The Oakland Athletics added a wrinkle to this already weird season, becoming the first MLB team since 1938 to have no local radio broadcasts of games in English.
They still employ Ken Korach and Vince Cotroneo as radio announcers, and the games will be on the air outside the Bay Area. Amaury Pi-González and Manolo Hernández-Douen will still keep Spanish-speaking fans informed over the air.
But if you are an English-only speaker and you live in the surrounding counties, your option is the TuneIn app on a smartphone, tablet, or computer — or hope that the wind is blowing the right way and you can get a signal from Sacramento.
The TuneIn games are free to listeners in Northern California.
Pew research shows that about four out of five Americans owned a smartphone in 2018. More than 90 percent of Americans have access to the Internet.
Still a sizable number of people who won’t be able to hear the games. I am someone who grew up with baseball on the radio. In flyover country, we got the NBC Game of the Week, a handful of other games on NBC or ABC, a Giants, and Dodgers Sunday afternoon game in some seasons. That was it.
But Vin Scully was always there with every Los Angeles Dodgers game. Would I be a fan of the game today without those broadcasts? I don’t know.
Of course, if you are a kid with only access to a radio in the Bay Area, you can always listen to the San Francisco Giants.
Then there is listening to the game in the car. It is still possible with TuneIn, and it looks relatively easy if you have a car with Android Auto and Apple CarPlay. If not, you must work through another app. For people who struggle with technology, listening to the game may not be worth the hassle.
I hope other teams don’t follow suit. I don’t think this is good for the game.
A New Day
The Athletics say they are breaking with tradition to pioneer the future. The team has enjoyed success with its podcast on the app. The team’s customer relations people used the podcast to offer special deals to listeners.
The games were available in the Bay Area on TuneIn last season in addition to the radio.
“We felt it was really important this year that we continued to amplify the partnership with TuneIn,’’ Athletics president Dave Kaval told The Mercury News in February when the deal was struck.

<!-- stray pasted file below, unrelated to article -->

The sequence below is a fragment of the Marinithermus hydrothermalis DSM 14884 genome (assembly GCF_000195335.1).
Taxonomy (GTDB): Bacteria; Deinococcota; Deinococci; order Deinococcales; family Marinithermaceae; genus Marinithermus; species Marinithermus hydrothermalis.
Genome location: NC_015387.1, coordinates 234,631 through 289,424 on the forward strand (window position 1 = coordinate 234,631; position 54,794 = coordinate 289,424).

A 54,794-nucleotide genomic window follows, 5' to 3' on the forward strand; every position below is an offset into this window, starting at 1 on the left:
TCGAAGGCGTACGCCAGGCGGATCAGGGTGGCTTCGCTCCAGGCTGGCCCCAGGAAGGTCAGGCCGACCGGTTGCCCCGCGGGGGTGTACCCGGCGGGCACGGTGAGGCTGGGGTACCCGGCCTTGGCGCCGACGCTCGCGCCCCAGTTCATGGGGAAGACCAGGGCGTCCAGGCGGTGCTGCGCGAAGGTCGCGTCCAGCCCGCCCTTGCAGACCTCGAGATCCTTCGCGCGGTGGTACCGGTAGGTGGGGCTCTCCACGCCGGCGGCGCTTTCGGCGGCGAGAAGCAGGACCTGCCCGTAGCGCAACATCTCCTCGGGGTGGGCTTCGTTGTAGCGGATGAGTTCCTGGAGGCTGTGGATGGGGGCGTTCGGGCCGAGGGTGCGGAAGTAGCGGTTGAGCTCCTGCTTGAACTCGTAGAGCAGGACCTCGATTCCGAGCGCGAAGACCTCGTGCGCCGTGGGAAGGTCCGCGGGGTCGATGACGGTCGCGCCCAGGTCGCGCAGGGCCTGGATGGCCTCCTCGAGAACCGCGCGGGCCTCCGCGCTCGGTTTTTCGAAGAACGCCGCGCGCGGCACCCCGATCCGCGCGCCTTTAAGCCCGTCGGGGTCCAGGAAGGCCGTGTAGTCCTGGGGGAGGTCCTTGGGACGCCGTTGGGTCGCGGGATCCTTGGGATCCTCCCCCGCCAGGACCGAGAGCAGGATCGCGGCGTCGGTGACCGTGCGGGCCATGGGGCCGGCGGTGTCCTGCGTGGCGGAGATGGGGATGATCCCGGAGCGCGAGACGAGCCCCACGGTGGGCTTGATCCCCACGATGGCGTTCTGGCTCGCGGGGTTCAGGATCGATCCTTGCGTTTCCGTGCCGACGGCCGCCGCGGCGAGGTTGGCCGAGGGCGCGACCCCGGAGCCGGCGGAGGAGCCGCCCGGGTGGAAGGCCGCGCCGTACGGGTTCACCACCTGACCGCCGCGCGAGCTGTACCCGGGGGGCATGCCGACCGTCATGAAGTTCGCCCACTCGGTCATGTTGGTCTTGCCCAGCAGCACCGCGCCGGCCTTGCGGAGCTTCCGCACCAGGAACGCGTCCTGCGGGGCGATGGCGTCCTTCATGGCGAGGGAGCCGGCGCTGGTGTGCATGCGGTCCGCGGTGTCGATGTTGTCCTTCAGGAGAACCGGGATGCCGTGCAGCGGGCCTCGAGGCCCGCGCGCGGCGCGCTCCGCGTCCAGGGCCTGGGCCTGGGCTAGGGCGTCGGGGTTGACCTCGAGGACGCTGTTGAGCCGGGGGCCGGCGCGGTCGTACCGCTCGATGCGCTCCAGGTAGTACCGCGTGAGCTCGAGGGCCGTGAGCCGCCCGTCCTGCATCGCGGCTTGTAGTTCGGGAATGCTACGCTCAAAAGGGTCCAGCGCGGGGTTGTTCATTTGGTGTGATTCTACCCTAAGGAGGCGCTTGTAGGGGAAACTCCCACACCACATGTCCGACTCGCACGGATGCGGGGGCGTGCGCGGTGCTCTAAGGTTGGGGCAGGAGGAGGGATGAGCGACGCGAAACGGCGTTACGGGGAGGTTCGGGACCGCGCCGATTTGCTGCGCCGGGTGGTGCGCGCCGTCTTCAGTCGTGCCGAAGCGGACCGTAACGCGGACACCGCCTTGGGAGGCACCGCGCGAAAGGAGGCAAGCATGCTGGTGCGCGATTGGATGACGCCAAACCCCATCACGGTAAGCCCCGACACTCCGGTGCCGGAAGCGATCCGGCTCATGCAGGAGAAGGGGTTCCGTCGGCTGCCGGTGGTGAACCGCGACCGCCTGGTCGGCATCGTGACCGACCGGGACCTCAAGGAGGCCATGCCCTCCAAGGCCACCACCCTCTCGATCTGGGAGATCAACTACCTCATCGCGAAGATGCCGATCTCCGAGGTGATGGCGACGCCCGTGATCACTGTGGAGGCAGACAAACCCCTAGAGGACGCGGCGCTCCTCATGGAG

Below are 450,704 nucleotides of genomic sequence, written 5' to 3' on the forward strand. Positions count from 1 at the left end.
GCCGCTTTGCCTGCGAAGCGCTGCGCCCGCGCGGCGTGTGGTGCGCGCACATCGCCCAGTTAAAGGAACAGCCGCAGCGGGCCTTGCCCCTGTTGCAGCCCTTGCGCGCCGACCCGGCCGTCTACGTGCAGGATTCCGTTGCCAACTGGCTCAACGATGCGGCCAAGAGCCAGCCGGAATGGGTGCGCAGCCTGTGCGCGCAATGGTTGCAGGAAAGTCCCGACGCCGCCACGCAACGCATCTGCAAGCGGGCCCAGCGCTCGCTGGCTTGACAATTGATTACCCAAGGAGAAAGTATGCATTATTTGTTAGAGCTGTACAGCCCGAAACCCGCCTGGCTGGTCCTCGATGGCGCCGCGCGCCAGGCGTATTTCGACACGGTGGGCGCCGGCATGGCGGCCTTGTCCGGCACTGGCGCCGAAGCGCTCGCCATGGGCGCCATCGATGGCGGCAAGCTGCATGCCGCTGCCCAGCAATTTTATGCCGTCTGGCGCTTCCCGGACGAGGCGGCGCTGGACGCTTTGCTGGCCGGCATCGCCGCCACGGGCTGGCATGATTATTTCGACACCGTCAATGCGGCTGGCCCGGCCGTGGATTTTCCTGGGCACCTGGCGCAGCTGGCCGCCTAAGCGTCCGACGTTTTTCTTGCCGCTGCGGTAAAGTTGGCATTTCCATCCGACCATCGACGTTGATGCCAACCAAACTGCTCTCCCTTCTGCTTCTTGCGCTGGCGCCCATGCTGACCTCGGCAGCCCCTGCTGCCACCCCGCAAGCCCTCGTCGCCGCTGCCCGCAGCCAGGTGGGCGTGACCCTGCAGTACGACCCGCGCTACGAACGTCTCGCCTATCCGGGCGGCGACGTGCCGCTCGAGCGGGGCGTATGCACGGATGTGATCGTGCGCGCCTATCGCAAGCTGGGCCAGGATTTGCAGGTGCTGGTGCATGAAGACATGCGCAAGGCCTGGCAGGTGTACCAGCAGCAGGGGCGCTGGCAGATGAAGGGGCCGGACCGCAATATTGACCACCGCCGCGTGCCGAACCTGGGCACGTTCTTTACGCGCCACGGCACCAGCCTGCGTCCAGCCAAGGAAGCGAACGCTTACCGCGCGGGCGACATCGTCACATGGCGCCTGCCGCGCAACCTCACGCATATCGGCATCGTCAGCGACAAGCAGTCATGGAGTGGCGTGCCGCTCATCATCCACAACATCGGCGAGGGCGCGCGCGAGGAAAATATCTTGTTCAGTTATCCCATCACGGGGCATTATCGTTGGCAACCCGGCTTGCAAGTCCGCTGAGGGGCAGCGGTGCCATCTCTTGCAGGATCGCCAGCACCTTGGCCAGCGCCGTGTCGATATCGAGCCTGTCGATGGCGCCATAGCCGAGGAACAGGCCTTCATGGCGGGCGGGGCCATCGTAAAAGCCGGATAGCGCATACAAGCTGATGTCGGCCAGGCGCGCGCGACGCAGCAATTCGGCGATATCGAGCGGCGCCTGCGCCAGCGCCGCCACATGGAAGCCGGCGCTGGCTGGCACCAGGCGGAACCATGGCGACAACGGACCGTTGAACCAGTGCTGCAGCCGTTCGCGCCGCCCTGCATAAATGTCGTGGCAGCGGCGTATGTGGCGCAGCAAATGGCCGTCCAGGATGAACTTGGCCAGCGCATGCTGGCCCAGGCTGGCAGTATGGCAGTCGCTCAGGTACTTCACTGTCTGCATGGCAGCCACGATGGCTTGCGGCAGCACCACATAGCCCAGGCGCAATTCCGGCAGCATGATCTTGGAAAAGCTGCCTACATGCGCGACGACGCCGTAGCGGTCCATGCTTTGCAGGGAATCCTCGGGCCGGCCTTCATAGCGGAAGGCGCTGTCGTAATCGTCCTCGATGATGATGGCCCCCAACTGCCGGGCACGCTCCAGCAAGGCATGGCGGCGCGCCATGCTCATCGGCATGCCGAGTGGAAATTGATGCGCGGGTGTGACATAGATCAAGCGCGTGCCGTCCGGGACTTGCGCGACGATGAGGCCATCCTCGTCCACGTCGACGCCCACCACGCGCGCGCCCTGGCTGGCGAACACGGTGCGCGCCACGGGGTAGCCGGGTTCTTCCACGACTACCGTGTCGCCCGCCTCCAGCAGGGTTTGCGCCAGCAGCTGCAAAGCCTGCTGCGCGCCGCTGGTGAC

“The primary motivation for this endeavor is around fan development, marketing, and really understanding how that can acquire new fans… I think this is the direction of the future. We’ve always been an innovative organization.”
The Sagging A’s
Columnist Dieter Kurtenbach of The Mercury News pointed out that, given that Athletics games are on terrestrial radio in places such as Redding and Fresno, the team is not moving into the future but just putting a happy spin on the TuneIn deal.
“No, sadly, it’s a sign of how irrelevant the A’s have become in this market,’’ Kurtenbach wrote.
The A’s TV rating fell 18 percent last season despite winning 97 games.
With no fans allowed in the stands in Oakland, the team reportedly had second thoughts about only streaming games, and in the past month, the club explored the idea of going with a local terrestrial station. But that would put a crimp in the contract with TuneIn, which paid for the exclusive local rights. No local radio deal was struck.
No figures are available for the size of the TuneIn deal for exclusivity, but the club needs every bit.
Forbes pegged the Athletics’ revenues at $225 million, ahead of only the Miami Marlins in MLB.
Rocky Road in Radio
The TuneIn deal ends a tumultuous time for the A’s and local radio. Two years ago 95.7 the Game and the team ended their relationship on a nasty note. The station was also the local radio home of the NBA’s Golden State Warriors, who were riding high at the time. When Warriors and Athletics’ games conflicted, the station gave the basketball team’s games priority.
The Athletics publicly asked their fans if the team should stay with 95.7 The Game.
When the Athletics’ deal with the station ended, the team tweeted, “It’s not us, it’s you” with a video of the team moving its equipment out of the station with “Celebrate” by Kool & The Gang playing in the background.
Then it was on to KRTB, which didn’t sit well with many fans because of the station’s conservative talk programs before and after the Athletics games.
The team has had five flagship radio stations since 2000 and 12 since moving to Oakland in 1968.
In a way, the franchise pioneered the radio-silence concept more than 40 years ago. For the first month of the 1978 season, owner Charlie Finley chose KALX, a 10-watt student station at the University of California in Berkley, as the team’s flagship station.
A fan would be lucky to get a signal inside the ballpark 11 miles away from the campus. The phone played a role then, too.
It may be just an urban legend, but, supposedly, frustrated Athletics fans would call up relatives in Berkley and have them put the receiver next to the radio.